There was a sudden change from an El Niño phase to La Niña in July 2010 which led many forecasters to believe that there would be warm temperatures throughout the Southeast of America. However, the region has been experiencing an extremely cold winter, as a result of the interruption of the North Atlantic Oscillation.
“There is another ocean-driven actress in the house called NAO — The North Atlantic Oscillation, or the Arctic Oscillation,” said James O’Brien, emeritus Robert O. Lawton Distinguished Professor and former state climatologist of Florida.
“The ocean between Canada and Greenland was very cold, creating a blocking high pressure system. As a result, the Atlantic winter storms stayed further south over the Gulf Stream extension and got very strong. Their backside pulled very cold air down from Canada all the way to Florida.”
El Niño and La Niña events can be predicted up to six months in advance, but NAO changes are not so easily predicted, which naturally pose a problem for those attempting to forecast the future, at least in terms of what weather we should be expecting.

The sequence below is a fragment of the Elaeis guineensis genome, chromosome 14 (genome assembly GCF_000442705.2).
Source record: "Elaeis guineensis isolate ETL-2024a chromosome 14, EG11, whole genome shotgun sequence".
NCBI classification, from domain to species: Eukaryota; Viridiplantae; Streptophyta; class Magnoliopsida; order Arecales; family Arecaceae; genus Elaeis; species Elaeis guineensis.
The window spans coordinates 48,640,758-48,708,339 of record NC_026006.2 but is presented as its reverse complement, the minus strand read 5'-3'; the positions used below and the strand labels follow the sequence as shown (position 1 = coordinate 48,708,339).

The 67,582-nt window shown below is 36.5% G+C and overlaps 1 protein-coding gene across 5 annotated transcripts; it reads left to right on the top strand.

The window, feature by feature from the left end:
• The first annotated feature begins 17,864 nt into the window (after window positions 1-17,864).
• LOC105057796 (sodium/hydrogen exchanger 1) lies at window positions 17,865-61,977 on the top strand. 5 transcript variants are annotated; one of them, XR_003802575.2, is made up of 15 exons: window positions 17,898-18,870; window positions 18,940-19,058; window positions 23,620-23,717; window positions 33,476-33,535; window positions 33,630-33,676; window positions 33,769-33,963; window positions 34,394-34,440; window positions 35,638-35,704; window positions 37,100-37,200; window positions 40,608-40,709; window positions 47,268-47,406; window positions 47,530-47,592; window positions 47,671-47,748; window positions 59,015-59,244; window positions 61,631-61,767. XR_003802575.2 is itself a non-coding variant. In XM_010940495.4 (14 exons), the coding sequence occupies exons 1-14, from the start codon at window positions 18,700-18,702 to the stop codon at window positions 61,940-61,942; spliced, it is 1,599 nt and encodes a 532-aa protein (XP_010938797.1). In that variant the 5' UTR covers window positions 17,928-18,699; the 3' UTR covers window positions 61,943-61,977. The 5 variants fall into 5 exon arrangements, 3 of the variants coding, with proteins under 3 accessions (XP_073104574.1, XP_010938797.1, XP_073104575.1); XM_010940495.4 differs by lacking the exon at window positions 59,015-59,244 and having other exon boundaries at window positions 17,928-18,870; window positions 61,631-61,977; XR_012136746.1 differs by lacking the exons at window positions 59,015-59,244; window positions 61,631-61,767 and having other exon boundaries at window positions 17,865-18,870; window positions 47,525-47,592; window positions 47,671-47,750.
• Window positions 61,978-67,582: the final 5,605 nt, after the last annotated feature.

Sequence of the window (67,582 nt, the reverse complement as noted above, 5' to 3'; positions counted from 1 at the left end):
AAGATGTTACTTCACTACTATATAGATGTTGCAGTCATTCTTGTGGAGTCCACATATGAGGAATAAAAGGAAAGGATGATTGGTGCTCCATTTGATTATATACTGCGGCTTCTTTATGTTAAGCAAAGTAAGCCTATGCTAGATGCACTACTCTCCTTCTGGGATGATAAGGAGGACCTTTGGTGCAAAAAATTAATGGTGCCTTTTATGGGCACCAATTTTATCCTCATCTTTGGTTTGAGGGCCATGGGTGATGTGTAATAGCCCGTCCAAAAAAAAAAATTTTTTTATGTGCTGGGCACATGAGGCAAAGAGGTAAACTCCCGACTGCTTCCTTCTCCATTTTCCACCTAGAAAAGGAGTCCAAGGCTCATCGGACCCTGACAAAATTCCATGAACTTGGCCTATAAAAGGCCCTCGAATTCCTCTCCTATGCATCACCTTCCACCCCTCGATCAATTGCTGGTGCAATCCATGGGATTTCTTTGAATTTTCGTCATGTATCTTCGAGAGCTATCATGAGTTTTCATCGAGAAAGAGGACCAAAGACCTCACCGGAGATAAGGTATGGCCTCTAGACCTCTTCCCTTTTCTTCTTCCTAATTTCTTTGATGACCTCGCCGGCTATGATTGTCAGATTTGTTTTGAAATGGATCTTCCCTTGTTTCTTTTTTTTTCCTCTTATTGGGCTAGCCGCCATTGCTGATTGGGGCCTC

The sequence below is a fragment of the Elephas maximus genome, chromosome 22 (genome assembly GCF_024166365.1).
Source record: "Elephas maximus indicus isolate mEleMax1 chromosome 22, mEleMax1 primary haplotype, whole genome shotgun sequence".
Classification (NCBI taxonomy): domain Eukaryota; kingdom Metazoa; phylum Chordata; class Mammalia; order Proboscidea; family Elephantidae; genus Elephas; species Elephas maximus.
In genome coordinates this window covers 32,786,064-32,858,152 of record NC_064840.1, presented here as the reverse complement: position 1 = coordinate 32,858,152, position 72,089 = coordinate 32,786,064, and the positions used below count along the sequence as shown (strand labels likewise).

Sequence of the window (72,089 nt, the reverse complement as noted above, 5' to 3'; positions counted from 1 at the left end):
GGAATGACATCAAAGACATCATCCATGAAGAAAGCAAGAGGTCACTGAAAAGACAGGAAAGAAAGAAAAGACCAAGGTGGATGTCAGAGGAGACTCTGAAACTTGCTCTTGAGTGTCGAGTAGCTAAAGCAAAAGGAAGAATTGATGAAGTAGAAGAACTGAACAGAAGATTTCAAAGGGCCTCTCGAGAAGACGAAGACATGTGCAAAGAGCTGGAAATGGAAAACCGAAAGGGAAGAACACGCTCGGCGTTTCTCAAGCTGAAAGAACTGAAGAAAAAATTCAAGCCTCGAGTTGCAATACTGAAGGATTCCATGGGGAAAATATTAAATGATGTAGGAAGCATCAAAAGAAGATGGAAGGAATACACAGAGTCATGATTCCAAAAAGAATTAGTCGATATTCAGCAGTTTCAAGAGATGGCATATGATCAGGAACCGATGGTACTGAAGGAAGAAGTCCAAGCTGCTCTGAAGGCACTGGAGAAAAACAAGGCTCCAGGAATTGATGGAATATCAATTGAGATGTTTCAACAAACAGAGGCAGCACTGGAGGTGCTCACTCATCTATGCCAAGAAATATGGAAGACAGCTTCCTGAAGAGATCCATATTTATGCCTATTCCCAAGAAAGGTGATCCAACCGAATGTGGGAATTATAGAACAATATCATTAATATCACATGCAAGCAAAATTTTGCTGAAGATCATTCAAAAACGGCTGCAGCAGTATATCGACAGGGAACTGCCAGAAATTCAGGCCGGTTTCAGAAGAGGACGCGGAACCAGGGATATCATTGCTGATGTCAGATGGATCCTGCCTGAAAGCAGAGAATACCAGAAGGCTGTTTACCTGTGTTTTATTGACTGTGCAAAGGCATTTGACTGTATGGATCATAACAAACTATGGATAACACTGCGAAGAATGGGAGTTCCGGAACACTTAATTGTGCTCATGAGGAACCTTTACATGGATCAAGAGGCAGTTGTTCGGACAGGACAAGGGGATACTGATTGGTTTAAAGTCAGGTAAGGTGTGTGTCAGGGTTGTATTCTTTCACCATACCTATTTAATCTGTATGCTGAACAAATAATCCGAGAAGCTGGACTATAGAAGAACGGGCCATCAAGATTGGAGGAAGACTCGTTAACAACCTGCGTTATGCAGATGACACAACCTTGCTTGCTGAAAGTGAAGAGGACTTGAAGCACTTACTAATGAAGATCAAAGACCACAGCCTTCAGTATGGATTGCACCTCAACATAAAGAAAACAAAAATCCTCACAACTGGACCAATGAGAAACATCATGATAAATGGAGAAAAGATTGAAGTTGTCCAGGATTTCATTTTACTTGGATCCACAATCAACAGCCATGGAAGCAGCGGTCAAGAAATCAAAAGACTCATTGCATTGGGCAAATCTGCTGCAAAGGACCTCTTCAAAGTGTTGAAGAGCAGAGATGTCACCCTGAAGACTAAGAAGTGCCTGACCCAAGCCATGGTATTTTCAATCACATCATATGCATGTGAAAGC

The La Niña did arrive, but so did the NAO, which brought lower temperatures for the Southeast.
Florida, while experiencing dry conditions, saw temperatures in December 9 degrees Fahrenheit below the 20th century average, which was the coldest on record for the month, according to the NOAA National Climatic Data Center. On top of that, several cities within the state, including Miami, West Palm Beach, Fort Lauderdale, Daytona, Orlando, Tampa and Tallahassee, experienced record cold temperatures in December.
Medium-range weather prediction models, however, suggest that there will be a break from the negative NOA pattern, allowing the stronger La Niña re-establish itself on the climate patterns in the Southeast.
“Warmer and continued dry weather is still the best forecast for the remainder of the winter and the transition to spring in the Southeast,” O’Brien said.